All posts by kmacinty

California Black Bears are on the Move

California’s black bears are active and hungry after a period of hunkering down through the winter. As a reminder, the California Department of Fish and Wildlife (CDFW) encourages people to help reduce unwanted encounters with this large mammal by being “bear aware.” People who visit or live in bear country can take actions that promote responsible behavior and safe co-existence with bears.

Black bears are the only bear species in California. They generally prefer mountainous areas and natural habitat. However, as more people visit parks and wilderness areas and choose to live in or near bear habitat, some bears may become used to the presence of people and as a result display less shy and avoidant behavior.

“Over the years, reported human-bear conflicts have increased significantly,” said Vicky Monroe, CDFW’s Wildlife Conflict Programs Coordinator. “Each spring and summer we receive numerous calls from the public reporting anything from black bears eating food off campground picnic tables to bears taking dips in residential swimming pools.”

Black bears have a diverse diet and can eat nearly anything, from berries and insects to pet food, human trash and road kill. They also have a highly specialized sense of smell, which can sometimes lead them to enter homes, cabins and tents while following their nose (and stomach) to a food source. Local communities and areas of human activity in or around bear habitat can provide a tempting food supply for a hungry bear. However, unwanted and/or destructive bear activity may be significantly reduced or even eliminated, when people are mindful and remember to remove attractants and access to food.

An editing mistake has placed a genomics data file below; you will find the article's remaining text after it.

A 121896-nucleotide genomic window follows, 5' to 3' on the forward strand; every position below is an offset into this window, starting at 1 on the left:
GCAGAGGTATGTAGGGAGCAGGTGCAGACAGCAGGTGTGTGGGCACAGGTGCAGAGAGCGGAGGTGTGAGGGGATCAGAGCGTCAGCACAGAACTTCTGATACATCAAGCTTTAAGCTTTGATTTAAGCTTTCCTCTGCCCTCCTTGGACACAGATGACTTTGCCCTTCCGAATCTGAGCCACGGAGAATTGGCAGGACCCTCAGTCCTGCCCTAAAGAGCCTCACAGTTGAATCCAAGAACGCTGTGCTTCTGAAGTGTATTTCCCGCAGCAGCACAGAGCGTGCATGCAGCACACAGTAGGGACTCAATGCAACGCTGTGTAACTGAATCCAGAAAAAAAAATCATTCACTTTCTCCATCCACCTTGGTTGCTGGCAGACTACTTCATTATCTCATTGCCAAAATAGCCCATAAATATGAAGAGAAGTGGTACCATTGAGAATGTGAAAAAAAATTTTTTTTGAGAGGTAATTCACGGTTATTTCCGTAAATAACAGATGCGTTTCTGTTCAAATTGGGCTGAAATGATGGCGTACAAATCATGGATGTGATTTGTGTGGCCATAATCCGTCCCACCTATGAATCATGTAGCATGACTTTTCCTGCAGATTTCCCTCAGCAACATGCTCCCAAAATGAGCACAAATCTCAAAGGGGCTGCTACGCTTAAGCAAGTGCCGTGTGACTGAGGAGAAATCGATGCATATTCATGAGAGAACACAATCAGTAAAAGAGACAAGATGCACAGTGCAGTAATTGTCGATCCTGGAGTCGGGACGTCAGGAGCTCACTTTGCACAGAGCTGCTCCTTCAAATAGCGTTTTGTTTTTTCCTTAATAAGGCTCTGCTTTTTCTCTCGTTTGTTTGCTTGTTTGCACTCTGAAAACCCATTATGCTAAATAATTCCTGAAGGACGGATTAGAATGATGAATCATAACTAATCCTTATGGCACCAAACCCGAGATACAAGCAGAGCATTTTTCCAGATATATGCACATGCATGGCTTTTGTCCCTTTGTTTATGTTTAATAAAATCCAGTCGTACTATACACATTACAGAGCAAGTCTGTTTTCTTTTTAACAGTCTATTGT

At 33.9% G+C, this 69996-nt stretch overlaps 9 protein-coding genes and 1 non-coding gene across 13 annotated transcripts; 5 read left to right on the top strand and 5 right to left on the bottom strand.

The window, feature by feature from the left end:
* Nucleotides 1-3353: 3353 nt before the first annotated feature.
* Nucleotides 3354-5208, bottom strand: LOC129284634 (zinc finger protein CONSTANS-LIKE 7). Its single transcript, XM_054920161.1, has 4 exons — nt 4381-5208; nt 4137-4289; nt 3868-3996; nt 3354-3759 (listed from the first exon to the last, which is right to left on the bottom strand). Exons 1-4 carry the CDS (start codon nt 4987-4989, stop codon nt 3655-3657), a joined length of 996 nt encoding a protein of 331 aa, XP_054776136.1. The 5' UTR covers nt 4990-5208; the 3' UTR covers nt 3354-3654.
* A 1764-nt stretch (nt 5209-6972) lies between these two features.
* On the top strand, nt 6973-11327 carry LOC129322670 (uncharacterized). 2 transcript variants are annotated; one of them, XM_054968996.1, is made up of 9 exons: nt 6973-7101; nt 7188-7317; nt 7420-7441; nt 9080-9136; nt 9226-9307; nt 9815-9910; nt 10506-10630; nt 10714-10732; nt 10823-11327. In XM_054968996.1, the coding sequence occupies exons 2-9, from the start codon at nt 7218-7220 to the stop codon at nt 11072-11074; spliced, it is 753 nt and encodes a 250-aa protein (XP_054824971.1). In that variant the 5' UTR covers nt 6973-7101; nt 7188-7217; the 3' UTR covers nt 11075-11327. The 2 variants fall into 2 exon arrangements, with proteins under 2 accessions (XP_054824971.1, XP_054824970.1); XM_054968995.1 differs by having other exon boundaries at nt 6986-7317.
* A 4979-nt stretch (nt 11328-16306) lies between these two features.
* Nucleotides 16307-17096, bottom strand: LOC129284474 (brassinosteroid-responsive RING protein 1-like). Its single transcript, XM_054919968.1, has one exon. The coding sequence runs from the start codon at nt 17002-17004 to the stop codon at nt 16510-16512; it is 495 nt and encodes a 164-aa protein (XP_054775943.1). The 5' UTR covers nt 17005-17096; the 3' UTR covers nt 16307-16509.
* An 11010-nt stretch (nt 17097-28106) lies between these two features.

Tips for Bear-proofing your Home, Rental or Timeshare

Bears may venture into areas of human activity close to bear habitat, in search of food. The best defense against bear break-ins and bears in your yard is to eliminate attractants to your property by following these tips:

  • Purchase and properly use a bear-proof garbage container.
  • Wait to put trash out until the morning of collection day.
  • Do not leave trash, groceries or pet food in your car.
  • Keep garbage cans clean and deodorize them with bleach or ammonia.
  • Keep barbecue grills clean and stored in a garage or shed when not in use.
  • It is advised to not hang bird feeders in bear country. If you must, only do so during November through March and make them inaccessible to bears. Keep in mind bears are excellent climbers.
  • Do not leave any scented products outside, even non-food items such as suntan lotion, insect repellent, soap or candles.
  • Keep doors and windows closed and locked when unoccupied.